By ERIN DURKIN
02/23/2021 05:52 PM EST
Last year, officials vowed an overhaul to expunge many New Yorkers from the city's DNA database, but the number of genetic profiles held by the city has only grown since.
During a City Council hearing last February, the NYPD said the city’s database contained DNA from 32,000 people who were suspected of a crime. As of the beginning of this month, the total stands at 33,807, according to data from the city Medical Examiner’s office.
The NYPD announced plans last February to remove most DNA samples that are more than two years old, if the person the DNA comes from hasn’t been convicted of a crime and isn’t a suspect in an ongoing investigation. In the year since, 1,042 DNA profiles have been fully removed from the database, but another 2,849 profiles were added, according to an analysis of city data by the Legal Aid Society, resulting in an overall expansion.
“They’re doing it at a snail’s pace on the removal, and they’re adding people more quickly. It really neutralizes any sense of reform,” said Terri Rosenblatt, supervising attorney of the DNA Unit at Legal Aid.
Advocates are pushing for state legislation that would ban New York City and other municipalities from maintaining their own DNA databases. The state maintains its own, more limited DNA tracking system, which includes only people convicted of crimes.
“A year ago, the NYPD promised to reform its shameful practice of collecting and indexing DNA from people — including children as young as 12 — who have not been convicted of a crime,” Rosenblatt said. ”These numbers show that the NYPD can’t be trusted. Legislators must act now to end genetic stop and frisk, which disproportionately culls the DNA of Black and Latinx people, by shutting down the city’s rogue DNA index.”
Police brass have described DNA as a crucial tool in solving violent crimes.
"We have a responsibility to use available technology and scientific advancements in a constitutional and legal way in order to protect the communities we serve," Chief of Detectives Rodney Harrison said at the hearing last year. "Law enforcement, the defense bar, and the courts have acknowledged DNA testing’s unparalleled ability to both exonerate the wrongly accused and identify the guilty."
The city’s database was built up over more than two decades and expanded rapidly in the last few years. As of the promised reforms last year, about a quarter of the people in it — or 8,000 profiles — had not been convicted of a crime. That includes people who were questioned but never charged, or charged but not convicted.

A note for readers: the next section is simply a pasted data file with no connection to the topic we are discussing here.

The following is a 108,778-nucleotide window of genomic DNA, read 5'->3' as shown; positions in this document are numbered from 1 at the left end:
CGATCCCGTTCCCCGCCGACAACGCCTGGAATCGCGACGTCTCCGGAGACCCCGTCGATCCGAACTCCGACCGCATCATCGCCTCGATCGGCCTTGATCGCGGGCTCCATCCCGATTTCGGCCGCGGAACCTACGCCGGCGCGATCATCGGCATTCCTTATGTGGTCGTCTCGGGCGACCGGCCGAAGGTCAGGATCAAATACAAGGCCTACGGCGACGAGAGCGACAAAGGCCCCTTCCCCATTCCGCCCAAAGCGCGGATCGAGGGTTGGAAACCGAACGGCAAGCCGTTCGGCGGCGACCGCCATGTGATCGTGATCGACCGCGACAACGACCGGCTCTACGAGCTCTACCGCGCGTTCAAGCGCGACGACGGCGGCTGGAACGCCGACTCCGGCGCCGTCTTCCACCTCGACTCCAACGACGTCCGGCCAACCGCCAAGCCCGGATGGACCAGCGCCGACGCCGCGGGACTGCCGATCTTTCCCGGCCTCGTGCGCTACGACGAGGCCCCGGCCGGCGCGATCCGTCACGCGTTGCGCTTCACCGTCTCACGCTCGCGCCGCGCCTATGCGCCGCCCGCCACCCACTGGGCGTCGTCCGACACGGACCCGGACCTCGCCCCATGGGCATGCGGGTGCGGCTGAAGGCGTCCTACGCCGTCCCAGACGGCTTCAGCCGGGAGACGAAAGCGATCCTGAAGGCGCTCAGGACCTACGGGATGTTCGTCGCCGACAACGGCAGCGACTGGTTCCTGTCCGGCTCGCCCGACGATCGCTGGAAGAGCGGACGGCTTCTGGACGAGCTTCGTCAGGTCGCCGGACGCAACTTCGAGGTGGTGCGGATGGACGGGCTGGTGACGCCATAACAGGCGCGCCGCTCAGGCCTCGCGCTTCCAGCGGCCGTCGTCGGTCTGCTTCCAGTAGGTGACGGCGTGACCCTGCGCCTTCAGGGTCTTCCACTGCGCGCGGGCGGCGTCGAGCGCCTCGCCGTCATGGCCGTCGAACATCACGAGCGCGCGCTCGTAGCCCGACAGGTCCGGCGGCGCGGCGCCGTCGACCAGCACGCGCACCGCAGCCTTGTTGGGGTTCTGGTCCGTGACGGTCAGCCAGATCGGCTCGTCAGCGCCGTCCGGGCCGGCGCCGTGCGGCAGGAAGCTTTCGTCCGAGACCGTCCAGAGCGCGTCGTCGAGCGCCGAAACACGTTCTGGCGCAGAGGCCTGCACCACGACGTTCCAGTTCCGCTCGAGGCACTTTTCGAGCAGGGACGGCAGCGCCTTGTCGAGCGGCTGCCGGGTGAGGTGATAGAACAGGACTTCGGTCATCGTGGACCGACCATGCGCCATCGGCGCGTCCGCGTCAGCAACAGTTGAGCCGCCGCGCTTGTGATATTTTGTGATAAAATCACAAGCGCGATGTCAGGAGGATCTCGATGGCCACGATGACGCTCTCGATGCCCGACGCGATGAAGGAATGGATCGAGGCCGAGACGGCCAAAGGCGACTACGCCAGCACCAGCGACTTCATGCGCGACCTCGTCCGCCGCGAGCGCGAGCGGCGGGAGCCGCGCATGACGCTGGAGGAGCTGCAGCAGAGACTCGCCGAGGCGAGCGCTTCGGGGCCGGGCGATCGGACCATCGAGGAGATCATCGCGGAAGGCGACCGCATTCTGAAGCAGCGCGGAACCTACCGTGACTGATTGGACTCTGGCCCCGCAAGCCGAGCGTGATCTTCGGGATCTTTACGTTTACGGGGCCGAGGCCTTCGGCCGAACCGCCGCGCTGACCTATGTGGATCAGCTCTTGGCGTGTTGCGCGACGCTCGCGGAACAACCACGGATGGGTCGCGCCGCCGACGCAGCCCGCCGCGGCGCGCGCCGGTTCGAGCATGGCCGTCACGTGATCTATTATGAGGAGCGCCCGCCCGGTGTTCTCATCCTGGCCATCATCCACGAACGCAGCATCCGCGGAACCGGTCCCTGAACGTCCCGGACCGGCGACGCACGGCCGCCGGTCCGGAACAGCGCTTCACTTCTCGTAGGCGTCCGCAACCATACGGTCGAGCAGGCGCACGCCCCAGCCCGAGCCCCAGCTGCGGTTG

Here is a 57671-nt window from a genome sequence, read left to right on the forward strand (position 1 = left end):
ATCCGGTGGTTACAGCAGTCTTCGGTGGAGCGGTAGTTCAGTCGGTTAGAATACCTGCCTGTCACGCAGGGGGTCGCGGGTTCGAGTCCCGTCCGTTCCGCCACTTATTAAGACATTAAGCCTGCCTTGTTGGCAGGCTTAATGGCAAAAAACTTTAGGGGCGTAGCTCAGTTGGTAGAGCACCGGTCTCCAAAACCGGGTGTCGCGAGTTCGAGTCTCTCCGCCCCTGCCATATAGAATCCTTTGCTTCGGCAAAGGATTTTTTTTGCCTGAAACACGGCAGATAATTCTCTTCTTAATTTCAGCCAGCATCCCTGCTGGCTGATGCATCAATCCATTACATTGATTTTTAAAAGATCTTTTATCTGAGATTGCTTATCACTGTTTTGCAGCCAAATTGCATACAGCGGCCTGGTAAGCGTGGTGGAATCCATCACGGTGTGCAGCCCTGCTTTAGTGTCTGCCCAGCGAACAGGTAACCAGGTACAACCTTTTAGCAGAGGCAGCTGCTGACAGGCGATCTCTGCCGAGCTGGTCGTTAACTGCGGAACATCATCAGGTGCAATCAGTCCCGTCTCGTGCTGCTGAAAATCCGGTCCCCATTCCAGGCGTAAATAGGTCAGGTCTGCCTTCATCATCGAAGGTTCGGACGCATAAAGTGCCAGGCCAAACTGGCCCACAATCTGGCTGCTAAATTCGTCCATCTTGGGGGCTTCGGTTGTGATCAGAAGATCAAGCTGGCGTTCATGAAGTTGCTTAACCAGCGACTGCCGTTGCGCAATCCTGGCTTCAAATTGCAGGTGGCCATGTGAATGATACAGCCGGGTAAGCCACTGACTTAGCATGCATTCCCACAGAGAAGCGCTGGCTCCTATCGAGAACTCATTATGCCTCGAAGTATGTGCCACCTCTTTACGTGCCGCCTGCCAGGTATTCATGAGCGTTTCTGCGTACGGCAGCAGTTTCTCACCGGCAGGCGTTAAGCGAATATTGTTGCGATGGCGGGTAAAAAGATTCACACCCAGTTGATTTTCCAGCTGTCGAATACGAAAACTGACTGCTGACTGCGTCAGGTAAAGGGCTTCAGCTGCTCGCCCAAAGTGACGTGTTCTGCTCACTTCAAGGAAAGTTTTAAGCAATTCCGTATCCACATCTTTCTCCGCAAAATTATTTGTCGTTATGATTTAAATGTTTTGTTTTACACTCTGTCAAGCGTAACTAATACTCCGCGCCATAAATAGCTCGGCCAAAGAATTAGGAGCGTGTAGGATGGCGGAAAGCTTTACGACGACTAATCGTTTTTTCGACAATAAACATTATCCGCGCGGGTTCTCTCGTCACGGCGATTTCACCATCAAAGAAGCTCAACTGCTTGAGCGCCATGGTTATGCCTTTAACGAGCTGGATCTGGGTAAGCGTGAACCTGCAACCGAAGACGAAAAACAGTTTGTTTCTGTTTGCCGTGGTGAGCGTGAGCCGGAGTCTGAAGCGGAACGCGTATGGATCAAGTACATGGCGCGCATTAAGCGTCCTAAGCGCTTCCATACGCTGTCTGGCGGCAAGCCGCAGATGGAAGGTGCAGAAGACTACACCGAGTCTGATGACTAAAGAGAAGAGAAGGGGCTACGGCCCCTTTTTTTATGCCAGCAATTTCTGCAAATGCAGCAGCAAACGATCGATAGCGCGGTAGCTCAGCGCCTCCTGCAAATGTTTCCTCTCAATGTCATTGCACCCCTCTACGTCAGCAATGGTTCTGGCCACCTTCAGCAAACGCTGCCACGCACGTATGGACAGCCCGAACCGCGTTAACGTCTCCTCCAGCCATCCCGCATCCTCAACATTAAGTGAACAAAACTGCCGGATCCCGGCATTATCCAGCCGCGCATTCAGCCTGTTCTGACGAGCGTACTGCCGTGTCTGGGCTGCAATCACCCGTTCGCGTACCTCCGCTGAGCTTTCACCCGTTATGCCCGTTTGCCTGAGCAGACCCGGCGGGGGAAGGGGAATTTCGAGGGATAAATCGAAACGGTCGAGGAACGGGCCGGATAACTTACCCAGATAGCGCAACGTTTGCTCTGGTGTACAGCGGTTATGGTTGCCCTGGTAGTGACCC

DNA is collected by the NYPD and stored in a database maintained by the Office of the Chief Medical Examiner. The statistics show that 2,826 profiles have been flagged for removal by NYPD, while 1,042 of those have had all paperwork completed and been fully removed by the medical examiner.
The NYPD reports that it has reviewed 8,000 suspect profiles as of the end of 2020 and recommended removing 2,826 of them while keeping 5,174 in place. Of those they opted to keep, 5,030 are “designated offenders” convicted of felonies or penal law misdemeanors, while 134 are suspects in ongoing investigations or prosecutions. There are another 10 where no judicial conclusion was reached.
The profiles that have been flagged for removal, but not yet fully deleted, are no longer compared to forensic material found at crime scenes, according to the medical examiner's office.
“Those who have been directly affected by violent crime appreciate the role DNA analysis as a tool plays in giving them answers and ultimately delivering justice. As of December, there were almost 3,000 DNA samples flagged for removal from the local database,” said OCME spokesperson Aja Worthy-Davis. “This ongoing process is technically complex, and accuracy is essential, however with consideration to public concerns we have effectively removed access to those cases in the process of elimination. We have kept our partners updated on this process throughout, and will continue to do so.”
The NYPD did not respond to a request for comment Tuesday.
In addition to removing old profiles, the announced reforms include limiting the collection of DNA from minors, who will only have DNA taken if they're suspected in a felony, sex crime, gun crime or hate crime.
The plan also included a new consent form giving subjects more information about how their genetic information will be used before they sign off. Some people agree to give a DNA sample, while others have it taken under a court order or from what cops call abandoned property, such as a water bottle or cigarette.